On April 29, 2000, Philadelphia police officers arrested Williams for armed robbery. Williams was held in state custody until October 5, 2000, when United States Marshals took him into federal custody because he had been indicted on a number of federal charges. On December 28, 2000, Williams pled guilty in the Middle District of Pennsylvania to making a false statement in connection with the acquisition of a firearm, and he was sentenced to a term of 64 months imprisonment. On July 20, 2001, Williams pled guilty in the Eastern District of Pennsylvania to conspiracy to interfere with interstate commerce by robbery, interference with interstate commerce by robbery, use of a firearm in connection with a crime of violence, and aiding and abetting. He was sentenced to a term of 117 months imprisonment. On December 5, 2001, following both federal guilty pleas, Williams was returned to state custody.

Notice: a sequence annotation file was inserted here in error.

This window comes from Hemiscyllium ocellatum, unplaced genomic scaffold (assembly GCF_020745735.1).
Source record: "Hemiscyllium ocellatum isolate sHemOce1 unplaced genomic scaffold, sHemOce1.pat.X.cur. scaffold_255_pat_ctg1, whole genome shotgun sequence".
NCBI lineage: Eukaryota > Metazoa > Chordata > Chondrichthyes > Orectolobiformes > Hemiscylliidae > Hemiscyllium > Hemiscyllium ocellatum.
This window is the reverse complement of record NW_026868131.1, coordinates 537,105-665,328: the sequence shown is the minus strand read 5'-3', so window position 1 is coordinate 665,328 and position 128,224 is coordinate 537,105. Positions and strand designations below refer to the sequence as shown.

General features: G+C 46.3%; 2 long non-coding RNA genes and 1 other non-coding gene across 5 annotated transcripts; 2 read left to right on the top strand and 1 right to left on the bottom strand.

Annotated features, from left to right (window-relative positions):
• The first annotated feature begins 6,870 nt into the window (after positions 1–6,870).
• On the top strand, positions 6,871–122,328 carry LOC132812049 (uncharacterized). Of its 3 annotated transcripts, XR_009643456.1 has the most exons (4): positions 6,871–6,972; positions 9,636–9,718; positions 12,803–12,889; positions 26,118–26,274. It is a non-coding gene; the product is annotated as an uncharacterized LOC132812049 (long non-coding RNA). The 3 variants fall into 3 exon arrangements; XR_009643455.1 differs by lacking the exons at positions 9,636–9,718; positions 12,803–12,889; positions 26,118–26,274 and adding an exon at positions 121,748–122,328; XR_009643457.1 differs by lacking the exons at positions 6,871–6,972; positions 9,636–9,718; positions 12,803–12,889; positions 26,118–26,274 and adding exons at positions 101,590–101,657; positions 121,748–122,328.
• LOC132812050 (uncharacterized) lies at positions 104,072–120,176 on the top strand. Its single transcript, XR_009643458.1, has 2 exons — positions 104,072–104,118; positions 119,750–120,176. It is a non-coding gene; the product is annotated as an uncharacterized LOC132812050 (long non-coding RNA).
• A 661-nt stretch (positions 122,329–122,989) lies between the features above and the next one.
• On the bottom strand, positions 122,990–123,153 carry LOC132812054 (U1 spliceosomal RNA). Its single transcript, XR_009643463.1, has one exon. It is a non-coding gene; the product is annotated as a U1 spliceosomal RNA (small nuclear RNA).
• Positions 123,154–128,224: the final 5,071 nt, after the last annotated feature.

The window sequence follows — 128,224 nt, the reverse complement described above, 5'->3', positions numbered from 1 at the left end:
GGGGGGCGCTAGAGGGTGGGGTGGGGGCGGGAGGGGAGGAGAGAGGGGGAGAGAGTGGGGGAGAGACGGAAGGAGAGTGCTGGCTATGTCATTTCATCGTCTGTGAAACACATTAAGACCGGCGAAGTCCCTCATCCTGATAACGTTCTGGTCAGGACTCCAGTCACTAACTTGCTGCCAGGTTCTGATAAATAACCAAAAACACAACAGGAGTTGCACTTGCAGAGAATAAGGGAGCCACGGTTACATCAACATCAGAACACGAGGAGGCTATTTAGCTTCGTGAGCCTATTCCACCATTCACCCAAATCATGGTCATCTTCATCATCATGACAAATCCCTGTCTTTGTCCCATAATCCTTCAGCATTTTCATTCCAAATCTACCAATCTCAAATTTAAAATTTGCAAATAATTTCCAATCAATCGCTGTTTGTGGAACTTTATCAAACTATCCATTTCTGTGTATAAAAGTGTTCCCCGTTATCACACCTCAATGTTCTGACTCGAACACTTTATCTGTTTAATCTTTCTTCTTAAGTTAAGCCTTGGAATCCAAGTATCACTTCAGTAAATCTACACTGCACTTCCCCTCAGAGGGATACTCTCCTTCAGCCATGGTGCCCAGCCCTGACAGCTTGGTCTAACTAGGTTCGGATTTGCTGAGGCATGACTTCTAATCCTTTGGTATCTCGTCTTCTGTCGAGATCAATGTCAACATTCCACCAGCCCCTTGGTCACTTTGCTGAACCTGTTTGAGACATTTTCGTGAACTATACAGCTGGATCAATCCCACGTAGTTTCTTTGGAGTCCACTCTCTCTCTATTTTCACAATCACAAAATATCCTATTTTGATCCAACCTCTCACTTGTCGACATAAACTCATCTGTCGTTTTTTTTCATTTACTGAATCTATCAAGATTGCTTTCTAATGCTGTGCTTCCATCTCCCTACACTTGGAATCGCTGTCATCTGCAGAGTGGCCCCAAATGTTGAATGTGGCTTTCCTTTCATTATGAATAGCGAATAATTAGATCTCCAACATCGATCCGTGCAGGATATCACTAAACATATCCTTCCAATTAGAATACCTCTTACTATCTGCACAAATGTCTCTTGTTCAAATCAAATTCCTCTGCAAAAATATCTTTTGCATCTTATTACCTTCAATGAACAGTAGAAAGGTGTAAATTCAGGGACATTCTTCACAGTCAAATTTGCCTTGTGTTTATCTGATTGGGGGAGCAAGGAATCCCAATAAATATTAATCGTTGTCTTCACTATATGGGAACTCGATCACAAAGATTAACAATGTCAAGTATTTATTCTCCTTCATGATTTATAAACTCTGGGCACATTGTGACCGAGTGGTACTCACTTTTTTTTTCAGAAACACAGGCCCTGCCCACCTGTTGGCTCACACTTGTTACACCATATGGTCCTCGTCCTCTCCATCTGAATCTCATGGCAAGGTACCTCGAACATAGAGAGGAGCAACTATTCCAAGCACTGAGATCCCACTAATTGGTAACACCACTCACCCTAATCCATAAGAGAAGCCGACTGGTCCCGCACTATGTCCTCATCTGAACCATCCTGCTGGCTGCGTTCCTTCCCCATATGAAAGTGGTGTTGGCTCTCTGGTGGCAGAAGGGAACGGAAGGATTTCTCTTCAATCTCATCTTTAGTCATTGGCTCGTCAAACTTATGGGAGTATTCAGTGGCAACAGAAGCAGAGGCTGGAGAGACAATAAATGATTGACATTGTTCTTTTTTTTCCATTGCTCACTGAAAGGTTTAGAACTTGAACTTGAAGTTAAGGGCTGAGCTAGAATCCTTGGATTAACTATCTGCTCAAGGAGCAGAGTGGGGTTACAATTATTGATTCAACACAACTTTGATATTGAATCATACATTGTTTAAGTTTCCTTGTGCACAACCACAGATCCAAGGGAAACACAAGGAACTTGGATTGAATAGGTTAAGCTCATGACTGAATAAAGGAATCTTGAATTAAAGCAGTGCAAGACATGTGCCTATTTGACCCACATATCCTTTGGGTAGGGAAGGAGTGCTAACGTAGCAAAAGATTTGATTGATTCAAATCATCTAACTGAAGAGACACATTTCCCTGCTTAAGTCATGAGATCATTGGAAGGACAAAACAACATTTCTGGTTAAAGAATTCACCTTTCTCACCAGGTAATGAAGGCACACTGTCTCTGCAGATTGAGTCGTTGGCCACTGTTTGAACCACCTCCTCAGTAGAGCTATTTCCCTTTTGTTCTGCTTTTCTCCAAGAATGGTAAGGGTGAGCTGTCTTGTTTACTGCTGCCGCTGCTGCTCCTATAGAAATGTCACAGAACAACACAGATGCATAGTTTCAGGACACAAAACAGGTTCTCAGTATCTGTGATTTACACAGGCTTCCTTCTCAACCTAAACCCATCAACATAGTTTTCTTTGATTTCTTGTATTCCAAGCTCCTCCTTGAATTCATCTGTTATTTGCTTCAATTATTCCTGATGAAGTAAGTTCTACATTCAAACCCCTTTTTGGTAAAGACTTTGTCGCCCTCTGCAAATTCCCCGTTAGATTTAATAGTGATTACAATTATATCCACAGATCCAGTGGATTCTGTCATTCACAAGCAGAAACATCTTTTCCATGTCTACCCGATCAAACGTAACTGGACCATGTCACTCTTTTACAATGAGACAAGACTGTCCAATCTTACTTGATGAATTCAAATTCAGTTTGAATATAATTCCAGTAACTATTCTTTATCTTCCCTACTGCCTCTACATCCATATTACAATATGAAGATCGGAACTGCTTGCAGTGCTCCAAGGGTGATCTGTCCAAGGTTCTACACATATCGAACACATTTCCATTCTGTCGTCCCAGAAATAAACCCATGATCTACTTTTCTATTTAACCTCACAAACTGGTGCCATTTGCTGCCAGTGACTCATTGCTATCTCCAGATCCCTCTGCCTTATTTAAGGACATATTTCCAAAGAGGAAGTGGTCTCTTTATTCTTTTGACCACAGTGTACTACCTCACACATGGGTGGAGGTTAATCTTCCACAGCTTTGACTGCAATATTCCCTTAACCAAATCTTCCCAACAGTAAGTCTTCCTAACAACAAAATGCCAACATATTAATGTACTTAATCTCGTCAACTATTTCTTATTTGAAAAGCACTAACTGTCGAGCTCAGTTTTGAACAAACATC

On January 8, 2002, Williams pled guilty in the Common Pleas Court of Philadelphia County to robbery, violation of the Pennsylvania Uniform Firearms Act, 18 Pa.C.S. § 6101, et seq., and criminal conspiracy. He was sentenced to five to ten years incarceration for the robbery and a concurrent term of five to ten years for conspiracy. He received no further penalty for the Uniform Firearms Act violation. At sentencing, the judge stated Williams's sentence was "to run concurrent as [sic] the federal sentence you are now serving." Tr. at 2-3, Commonwealth v. Williams, CP 0006-0370 (Phila. Ct. Com. Pl. Jan. 8, 2002). Williams served his state sentence until April 26, 2006, when he was released to federal authorities to begin serving his federal sentence at FCI Fort Dix.